Some businesses, on the other hand, are essentially recession-proof. That means they either provide goods and services that people always need (perhaps even more during a recession), or their earnings are always low to moderate, so they always have to take extra precautions with their business strategies.

No matter the current financial health of your business, you never know what’s in store several years from now. In this article, we’re discussing some of the most popular recession-proof businesses and ways that you can learn from them to prepare yourself for the fluctuating economy. At VP Legacies, we believe in the power of communication. By learning how recession-proof businesses communicate effectively to maintain their cash flow and keep employees on board, you can learn how to help your company succeed in even the worst of times. By building personal connections through your communication strategies, you can help keep your business recession-proof.

Is there such a thing as a recession-proof business?

The short answer to that question is yes. During a recession, people turn towards cheaper product alternatives and certain financial services for assistance. 

If at one time someone shopped at a luxury boutique for their clothing, they may now turn to an outlet or department store. If they originally went to custom furniture manufacturers, they’d likely turn to retail furniture stores during a recession.

We will always need and want things, but where we get them will change during a recession. The best recession-proof businesses are discount purveyors who offer cheaper items at a lower price in whatever industry. 

Examples of recession-proof businesses

As we mentioned, the best recession-proof businesses are the ones that take an expensive offer that someone else has and they present it at a discounted price. That doesn’t necessarily mean that you need to lower your prices during a recession in order to stay afloat.

When audiences transition to a more affordable alternative, they’re likely to choose one they’ve already heard about. That means that the key to staying recession-proof is taking control of communication. Learn more about how recession-proof businesses use internal and external branding to prepare for tough years.

Food and Beverage

People need to eat regardless of what’s happening in the economy, but they don’t have the means to dine out as often. High-end restaurants take a significant hit during a recession because people stop eating out and start cooking at home more often. For that reason, grocery stores are also a solid business model during a recession. 

The grocery chain Hannaford owes its success to decentralized leadership. The 1980s recession hit many businesses in New England hard, but the company expanded into New York State and its profits increased to 18%. Its socio-technical model meant that both managers and employees had a say in hiring, pay scales, and rules – making sure that everyone felt heard. Because this fostered strong personal connection, employees were more likely to stay.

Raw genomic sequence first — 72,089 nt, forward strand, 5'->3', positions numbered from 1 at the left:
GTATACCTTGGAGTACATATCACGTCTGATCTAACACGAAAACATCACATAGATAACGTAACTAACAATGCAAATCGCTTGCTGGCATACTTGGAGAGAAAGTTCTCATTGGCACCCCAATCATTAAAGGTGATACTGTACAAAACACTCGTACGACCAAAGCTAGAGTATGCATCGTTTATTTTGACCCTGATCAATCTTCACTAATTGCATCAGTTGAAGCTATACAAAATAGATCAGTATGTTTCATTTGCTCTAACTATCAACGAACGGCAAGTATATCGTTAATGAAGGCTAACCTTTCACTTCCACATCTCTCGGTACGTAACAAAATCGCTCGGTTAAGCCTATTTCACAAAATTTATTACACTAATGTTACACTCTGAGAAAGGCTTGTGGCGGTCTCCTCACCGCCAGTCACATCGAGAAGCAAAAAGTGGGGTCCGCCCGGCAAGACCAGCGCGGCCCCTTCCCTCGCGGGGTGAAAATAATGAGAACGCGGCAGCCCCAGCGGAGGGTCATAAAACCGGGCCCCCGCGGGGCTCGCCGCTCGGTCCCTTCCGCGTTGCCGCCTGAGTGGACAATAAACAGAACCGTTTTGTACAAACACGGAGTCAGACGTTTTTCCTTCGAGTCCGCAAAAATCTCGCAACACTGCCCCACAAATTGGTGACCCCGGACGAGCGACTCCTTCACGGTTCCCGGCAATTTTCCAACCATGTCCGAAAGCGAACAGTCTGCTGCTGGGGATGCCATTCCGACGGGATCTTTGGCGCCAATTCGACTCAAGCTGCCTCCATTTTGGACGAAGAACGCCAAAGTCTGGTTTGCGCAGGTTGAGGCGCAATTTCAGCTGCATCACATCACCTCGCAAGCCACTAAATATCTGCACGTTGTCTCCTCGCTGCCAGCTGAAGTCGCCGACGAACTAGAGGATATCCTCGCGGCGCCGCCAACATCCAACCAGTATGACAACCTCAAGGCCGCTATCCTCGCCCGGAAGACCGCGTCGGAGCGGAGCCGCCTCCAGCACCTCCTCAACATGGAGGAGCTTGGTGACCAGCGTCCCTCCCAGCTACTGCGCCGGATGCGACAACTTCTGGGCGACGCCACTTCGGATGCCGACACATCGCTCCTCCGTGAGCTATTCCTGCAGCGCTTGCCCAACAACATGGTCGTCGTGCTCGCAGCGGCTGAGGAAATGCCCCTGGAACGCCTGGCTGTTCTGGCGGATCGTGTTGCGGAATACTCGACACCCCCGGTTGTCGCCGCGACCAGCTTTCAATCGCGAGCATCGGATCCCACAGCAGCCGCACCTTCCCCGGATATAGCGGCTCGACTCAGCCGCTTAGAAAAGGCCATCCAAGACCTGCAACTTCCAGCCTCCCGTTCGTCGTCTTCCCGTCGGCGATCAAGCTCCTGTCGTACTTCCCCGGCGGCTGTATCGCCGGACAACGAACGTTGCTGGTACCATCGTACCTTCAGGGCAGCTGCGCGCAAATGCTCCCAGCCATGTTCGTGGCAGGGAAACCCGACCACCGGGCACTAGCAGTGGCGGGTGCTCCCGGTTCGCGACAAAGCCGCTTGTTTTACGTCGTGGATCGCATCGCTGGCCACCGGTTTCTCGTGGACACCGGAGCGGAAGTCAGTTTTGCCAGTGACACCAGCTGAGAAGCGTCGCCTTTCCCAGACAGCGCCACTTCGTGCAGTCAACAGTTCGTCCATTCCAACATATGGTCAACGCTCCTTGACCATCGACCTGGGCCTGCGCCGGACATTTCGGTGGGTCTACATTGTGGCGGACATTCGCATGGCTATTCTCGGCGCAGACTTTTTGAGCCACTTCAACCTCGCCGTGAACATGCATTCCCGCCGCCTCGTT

Related: The Ultimate Guide to Building a Corporate Communication Strategy

Retail Consignment

We see more and more of these stores pop up all over the country. They are second-hand stores that offer clothing that is either previously worn or improperly designed. When people don’t have a lot of money, they turn to places like these to get their clothes. If you’ve ever heard of the clothing stores Gabes or Marshalls, these are great examples. 

TJ Maxx and Ross outperformed the entire retail industry during the Great Recession because they provided significant discounts. This has influenced the retail industry as a whole, causing consumers to expect deals and discounts constantly. When you enter either store, you’re likely to see advertisements reminding customers they’re doing themselves a favor by shopping there. In other words, customers feel valued when they get a bang for their buck.

Other businesses can extrapolate from this business model the principle of rewarding clients and customers. Instead of simply lowering prices, brands can use clear messaging to remind clients or customers why they chose them. By developing a communication strategy that clearly breaks down the services you provide and why they’re valuable, you can remind clients that they’re getting a good deal.

This strategy also applies to employees. You want your employees to feel just as valued as your customers since they’re the ones who keep everything running. Providing ample benefits and offering resources to attend training and conferences are just a couple of ways to do this.

Repair Industries

There will never come a time when things don’t break, and your car and home will always need someone to come and fix something. For contractors and mechanics, people are actually more prone to fixing something instead of replacing it during a tough economy. Areas like electronic and appliance repair struggle immensely during a good economy, but they thrive during a bad one. 

This factor is also true for automotive repair. The LA Times shared an article about a $36 billion increase in sales at automotive shops between 2010 and 2011. 

Places like Jiffy Lube can thrive during a recession because people will still get their oil changed. The company will advertise coupons and discounts to bring people in (meanwhile, their prices are still higher than your local garage).